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Definition of Printing Money
Sale of bonds by the government to the central bank.
See printing money.
Funding available to the government through printing money.
An option is at-the-money if the strike price of the option is equal to the market price of the
Also called the broker loan rate , the interest rate that banks charge brokers to finance
Fiat money is paper currency made legal tender by law or fiat. It is not backed by gold or silver and is not necessarily redeemable in coin. This practice has had widespread use for about the last 70 years. If governments produce too much of it, there is a loss of confidence. Even so, governments print it routinely when they need it. The value of fiat money is dependent upon the performance of the economy of the country which issued it. Canada's currency falls into this category.
See money base.
money that moves across country borders in response to interest rate differences and that moves
A put option that has a strike price higher than the underlying futures price, or a call option
Any item that serves as a medium of exchange, a store of value, and a unit of account. See medium of exchange.
Composed of currency and coins outside the banking system plus liabilities to the deposit money banks.
Cash plus deposits of the commercial banks with the central bank.
Banks that raise most of their funds from the domestic and international money markets, relying less on depositors for funds.
This is the process by which "dirty money" generated by criminal activities is converted through legitimate businesses into assets that cannot be easily traced back to their illegal origins.
Related: Investment management.
Related: Investment manager.
money markets are for borrowing and lending money for three years or less. The securities in
A market that specializes in trading short-term, low-risk, very liquid
Market for short-term financial assets.
A financial market in which short-term (maturity of less than a year) debt instruments such as bonds are traded.
Financial market in which funds are borrowed or lent for short periods. (The money market is distinguished from the capital market, which is the market for long term funds.)
Money market demand account
An account that pays interest based on short-term interest rates.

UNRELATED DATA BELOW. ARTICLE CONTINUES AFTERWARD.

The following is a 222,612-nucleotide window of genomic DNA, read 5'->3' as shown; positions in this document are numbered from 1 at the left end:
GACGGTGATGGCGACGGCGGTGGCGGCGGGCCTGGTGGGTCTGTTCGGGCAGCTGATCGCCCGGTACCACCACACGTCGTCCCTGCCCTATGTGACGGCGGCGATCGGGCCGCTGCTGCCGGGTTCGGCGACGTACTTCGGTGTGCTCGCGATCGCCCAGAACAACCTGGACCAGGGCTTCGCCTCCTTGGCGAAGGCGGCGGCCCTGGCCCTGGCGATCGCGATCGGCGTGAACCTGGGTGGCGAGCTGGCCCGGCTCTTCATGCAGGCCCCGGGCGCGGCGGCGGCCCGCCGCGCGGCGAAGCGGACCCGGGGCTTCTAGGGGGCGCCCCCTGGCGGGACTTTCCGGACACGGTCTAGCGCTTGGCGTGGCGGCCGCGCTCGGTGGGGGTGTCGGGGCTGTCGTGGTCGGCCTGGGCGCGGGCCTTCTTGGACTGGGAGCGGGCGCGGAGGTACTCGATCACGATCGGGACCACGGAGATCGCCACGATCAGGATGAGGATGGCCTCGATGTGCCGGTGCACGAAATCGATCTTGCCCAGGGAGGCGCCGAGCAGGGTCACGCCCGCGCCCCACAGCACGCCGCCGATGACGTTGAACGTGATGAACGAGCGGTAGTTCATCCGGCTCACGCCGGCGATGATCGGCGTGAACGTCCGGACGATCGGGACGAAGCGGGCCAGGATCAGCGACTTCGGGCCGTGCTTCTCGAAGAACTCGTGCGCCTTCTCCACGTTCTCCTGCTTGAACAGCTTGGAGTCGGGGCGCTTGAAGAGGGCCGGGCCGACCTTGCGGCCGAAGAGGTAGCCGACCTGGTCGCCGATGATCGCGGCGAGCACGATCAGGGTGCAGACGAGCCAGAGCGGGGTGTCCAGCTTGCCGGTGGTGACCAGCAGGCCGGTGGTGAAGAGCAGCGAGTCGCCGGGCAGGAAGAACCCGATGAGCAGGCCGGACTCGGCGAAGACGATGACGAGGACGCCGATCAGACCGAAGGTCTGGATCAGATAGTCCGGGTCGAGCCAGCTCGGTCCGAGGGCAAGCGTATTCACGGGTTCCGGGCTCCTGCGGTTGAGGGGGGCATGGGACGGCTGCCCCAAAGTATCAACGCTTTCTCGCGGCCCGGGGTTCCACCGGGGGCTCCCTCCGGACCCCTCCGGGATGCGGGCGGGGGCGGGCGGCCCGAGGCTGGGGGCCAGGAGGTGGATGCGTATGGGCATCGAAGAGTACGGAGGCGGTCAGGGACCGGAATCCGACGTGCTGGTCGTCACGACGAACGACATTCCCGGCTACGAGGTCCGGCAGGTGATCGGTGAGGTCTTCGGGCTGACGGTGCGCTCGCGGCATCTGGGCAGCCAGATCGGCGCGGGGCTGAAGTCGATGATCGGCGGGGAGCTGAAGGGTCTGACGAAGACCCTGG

Money market fund
A mutual fund that invests only in short term securities, such as bankers' acceptances,
money market fund
A type of mutual fund that invests primarily in short-term debt securities maturing in one year or less. These include treasury bills, bankers’ acceptances, commercial paper, discount notes and guaranteed investment certficates.
Money market hedge
The use of borrowing and lending transactions in foreign currencies to lock in the
Money market notes
Publicly traded issues that may be collateralized by mortgages and MBSs.
Change in the money supply per change in the money base.
A guaranteed form of payment in amounts up to and including $5,000. You might request a money order in order to pay for tuition fees at a university or a college, or for a magazine subscription.
Money purchase plan
A defined benefit contribution plan in which the participant contributes some part and
Money Rate of Interest
See interest rate, nominal.
Money rate of return
Annual money return as a percentage of asset value.
M1-A: Currency plus demand deposits
Neutrality of Money
The doctrine that the money supply affects only the price level, with no long-run impact on real variables.
In a Treasury auction, the amount by which the par value of the securities offered exceeds that of
A call option is out-of-the-money if the strike price is greater than the market price
Precautionary demand (for money)
The need to meet unexpected or extraordinary contingencies with a
Quantity Theory of Money
Theory that velocity is constant, and so a change in money supply will change nominal income by the same percentage. Formalized by the equation Mv = PQ.
Real Money Supply
money supply expressed in base-year dollars, calculated by dividing the money supply by a price index.
Speculative demand (for money)
The need for cash to take advantage of investment opportunities that may arise.
Time value of money
The idea that a dollar today is worth more than a dollar in the future, because the dollar
Transaction demand (for money)
The need to accommodate a firm's expected cash transactions.
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